©iStock.com/ Nobilior

©iStock.com/ Nobilior

I’ve sat through bunches of lectures. I’ll bet you have too.  But how many do you actually remember? If you’re like me, you won’t need all ten fingers to do the math.

In my case, I can really only remember one lecture. But that message affected my perspective so drastically that it changed the way I approached life.

That talk wasn’t delivered by a famous preacher, a powerful politician, or even a professor with lots of letters after his name. It was delivered by Mrs. Laurene Jenkins, a dormitory dean, during a half-hour worship service.

So what was this life-altering topic? “The Urgent Versus the Important.”

You see, I’ve always related to Martha, the hard-working sister that held Mary and Lazarus’s home together. Like her, I enjoy being busy. I relish the sense of accomplishment and the satisfaction of being helpful.

As a consequence, I can so relate to Jesus’ gentle rebuke to this industrious woman. “Martha, Martha,” he said, “you are worried and upset about many things. Only one thing is important” (Luke 10:41, 42, NCV).

Martha had become so focused on the many urgent tasks required to provide for her guests’ needs that she lost sight of the only task that was truly important: knowing God.

What about us?

The end of the year is a great time to reflect, reviewing what we did, what we didn’t do, and what we wish we’d done differently. Did we spend our time and energy on important things—things that will matter in 10, 20, or 50 years? Or did we fritter away the year, buzzing around from one urgent task to the next, hardly looking up to see where the fickle trail of urgency was leading us?

I’ve never been one for making New Year’s resolutions. But after that talk in college, I started doing something I call a “Priority Reset” every January 1st. It’s my way of evaluating my course—of looking up to see where I’m going—and of applying any needed course corrections to make sure that I’m using the life God gives me on things that matter. It’s been a truly useful practice for me.

Through the years, I’ve had a number of people ask me about this process, and I’m happy to share it with them. If you’re interested, I’ll share it with you next week. However, it’s more effective if you’ve had a chance to prayerfully reflect on the previous year.

So how was your 2014?

What did you accomplish that you feel good about?

What do you wish you’d accomplished that you didn’t get around to?

Do you feel like you’re generally heading in the right direction? If so, what did you do to support this movement? If not, what direction do you feel you should be heading in?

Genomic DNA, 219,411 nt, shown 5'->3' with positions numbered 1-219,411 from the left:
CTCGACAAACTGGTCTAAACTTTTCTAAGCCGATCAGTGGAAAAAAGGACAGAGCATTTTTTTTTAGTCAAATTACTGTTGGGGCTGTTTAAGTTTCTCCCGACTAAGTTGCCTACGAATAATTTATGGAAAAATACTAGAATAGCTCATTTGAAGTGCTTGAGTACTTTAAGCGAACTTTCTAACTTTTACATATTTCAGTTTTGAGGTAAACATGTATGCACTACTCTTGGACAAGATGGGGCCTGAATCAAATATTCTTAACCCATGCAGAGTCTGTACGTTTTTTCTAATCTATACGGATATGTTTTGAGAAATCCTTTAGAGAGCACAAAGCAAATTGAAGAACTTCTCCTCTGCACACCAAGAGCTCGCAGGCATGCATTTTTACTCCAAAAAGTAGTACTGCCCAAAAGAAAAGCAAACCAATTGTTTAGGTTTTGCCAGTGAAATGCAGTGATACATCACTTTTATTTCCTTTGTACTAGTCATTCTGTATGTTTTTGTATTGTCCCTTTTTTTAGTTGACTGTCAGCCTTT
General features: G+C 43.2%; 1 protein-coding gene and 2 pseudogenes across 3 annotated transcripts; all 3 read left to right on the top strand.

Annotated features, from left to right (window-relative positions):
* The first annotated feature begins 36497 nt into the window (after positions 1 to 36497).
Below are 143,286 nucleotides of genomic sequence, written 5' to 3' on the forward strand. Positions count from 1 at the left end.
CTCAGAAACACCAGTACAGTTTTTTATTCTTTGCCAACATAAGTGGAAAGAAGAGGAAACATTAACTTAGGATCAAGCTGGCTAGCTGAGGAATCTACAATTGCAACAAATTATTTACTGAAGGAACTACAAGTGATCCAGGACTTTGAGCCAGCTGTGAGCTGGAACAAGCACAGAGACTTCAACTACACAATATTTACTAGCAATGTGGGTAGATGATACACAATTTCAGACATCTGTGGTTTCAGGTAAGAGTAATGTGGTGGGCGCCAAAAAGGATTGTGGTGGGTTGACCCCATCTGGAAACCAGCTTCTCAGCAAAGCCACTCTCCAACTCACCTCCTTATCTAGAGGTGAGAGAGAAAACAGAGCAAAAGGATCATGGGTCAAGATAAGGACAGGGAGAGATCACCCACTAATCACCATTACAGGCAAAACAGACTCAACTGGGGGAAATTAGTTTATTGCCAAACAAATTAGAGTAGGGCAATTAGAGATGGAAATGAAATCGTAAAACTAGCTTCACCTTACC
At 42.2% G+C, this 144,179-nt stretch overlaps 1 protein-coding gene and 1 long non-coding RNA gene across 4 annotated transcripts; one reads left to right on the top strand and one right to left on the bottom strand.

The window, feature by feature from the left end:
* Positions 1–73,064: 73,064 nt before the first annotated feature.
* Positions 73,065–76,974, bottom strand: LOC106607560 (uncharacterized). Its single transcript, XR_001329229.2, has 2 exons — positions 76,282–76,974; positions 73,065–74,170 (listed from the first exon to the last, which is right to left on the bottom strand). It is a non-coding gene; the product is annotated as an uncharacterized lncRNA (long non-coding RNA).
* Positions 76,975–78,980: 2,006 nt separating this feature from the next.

* * * * *

P.S.  You may have noticed that this isn’t the new website I promised. That’s turned into a bit more of a challenge than I expected. But stay tuned—I’m still working on it!

God’s Delights



Have you ever had divinity?  Mmm, mmm, good!

As a kid, I thought that this yummy confection of egg whites, sugar, and nuts was actually from Heaven. I mean, who but God had the right to give it such a pretentious name? So I figured it must be His favorite candy, and I imagined Him mixing up batches of the stuff, using the angels as taste-testers before sending it down to earth. (I’ve always had a pretty active imagination.) In other words, I thought divinity delighted God.

Somewhere along the way, I realized that God was a bit deeper than that. And I began to wonder: well, (if not divinity) what does delight God? What warms His heart and brings a smile to His face?

The Bible tells us that God delights in:

  1. Showing mercy. God enjoys reconciling His estranged children to Himself.

“He does not retain His anger forever, because He delights in mercy” (Micah 7:18, NKJV).

  1. Our obedience. His commands are not arbitrary; they are given to help us safely negotiate our dangerous world of sin. Just as it grieves Him when our disobedience causes pain, it delights Him when we dodge harm by obeying.

“The Lord … delights in those whose ways are blameless (Proverbs 11:20, NIV).

“Has the Lord as great delight in burnt offerings and sacrifices, as in obeying the voice of the Lord?” (1 Samuel 15:22, NKJV).

  1. Blessing those who turn to Him. Have you ever seen new parents as they watch their child open presents on their first Christmas? If so, you’ve probably seen that look of sheer delight in their eyes as the baby babbles excitedly over her gifts. In the same way, God, just like any good parent, enjoys giving good things to His children.

“The Lord will again delight in you and make you prosperous, just as he delighted in your ancestors,  if you obey the Lord your God and keep his commands and decrees that are written in this Book of the Law and turn to the Lord your God with all your heart and with all your soul” (Deuteronomy 30:9, 10, NIV).

  1. Communing with His children. When parents send their kids off to college, they sometimes joke that the kids only call when they need money. Similarly, God likes to hear from us—and not just when we need something.

“The prayer of the upright is His delight” (Proverbs 15:8, NKJV).

Did you catch the common theme in all of these verses? What is it that warms God’s heart and brings a smile to His face?

You do.

“ Blessed be the Lord your God, who delighted in you.” (I Kings 10:9)

Delighting in God



“Delight yourself also in the Lord, And He shall give you the desires of your heart” (Psalm 37:4, NKJV).

Wow! That’s some promise, isn’t it? Just delight in God, and He’ll give you whatever your heart desires!